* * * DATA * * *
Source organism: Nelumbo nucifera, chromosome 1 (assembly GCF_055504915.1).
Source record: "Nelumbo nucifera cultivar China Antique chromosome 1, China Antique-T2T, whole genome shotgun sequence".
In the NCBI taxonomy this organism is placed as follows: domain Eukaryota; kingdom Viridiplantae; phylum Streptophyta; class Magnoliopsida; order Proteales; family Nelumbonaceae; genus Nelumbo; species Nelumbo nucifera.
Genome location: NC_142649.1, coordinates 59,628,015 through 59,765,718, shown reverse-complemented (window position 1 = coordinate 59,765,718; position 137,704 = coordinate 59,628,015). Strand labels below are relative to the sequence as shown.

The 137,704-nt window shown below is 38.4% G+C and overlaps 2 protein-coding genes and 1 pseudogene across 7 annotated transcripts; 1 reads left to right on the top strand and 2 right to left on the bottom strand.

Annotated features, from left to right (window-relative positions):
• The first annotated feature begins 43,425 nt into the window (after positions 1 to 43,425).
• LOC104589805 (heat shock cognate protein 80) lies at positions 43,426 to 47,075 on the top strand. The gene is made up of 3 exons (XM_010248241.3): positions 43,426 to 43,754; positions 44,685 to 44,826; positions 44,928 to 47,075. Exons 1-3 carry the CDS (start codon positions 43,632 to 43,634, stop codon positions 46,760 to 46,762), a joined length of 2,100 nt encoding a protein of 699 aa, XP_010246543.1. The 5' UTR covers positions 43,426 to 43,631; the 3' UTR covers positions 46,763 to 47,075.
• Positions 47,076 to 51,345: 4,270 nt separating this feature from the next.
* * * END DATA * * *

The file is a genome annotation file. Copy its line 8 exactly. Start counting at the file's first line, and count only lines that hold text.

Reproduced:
• LOC104589805 (heat shock cognate protein 80) lies at positions 43,426 to 47,075 on the top strand. The gene is made up of 3 exons (XM_010248241.3): positions 43,426 to 43,754; positions 44,685 to 44,826; positions 44,928 to 47,075. Exons 1-3 carry the CDS (start codon positions 43,632 to 43,634, stop codon positions 46,760 to 46,762), a joined length of 2,100 nt encoding a protein of 699 aa, XP_010246543.1. The 5' UTR covers positions 43,426 to 43,631; the 3' UTR covers positions 46,763 to 47,075.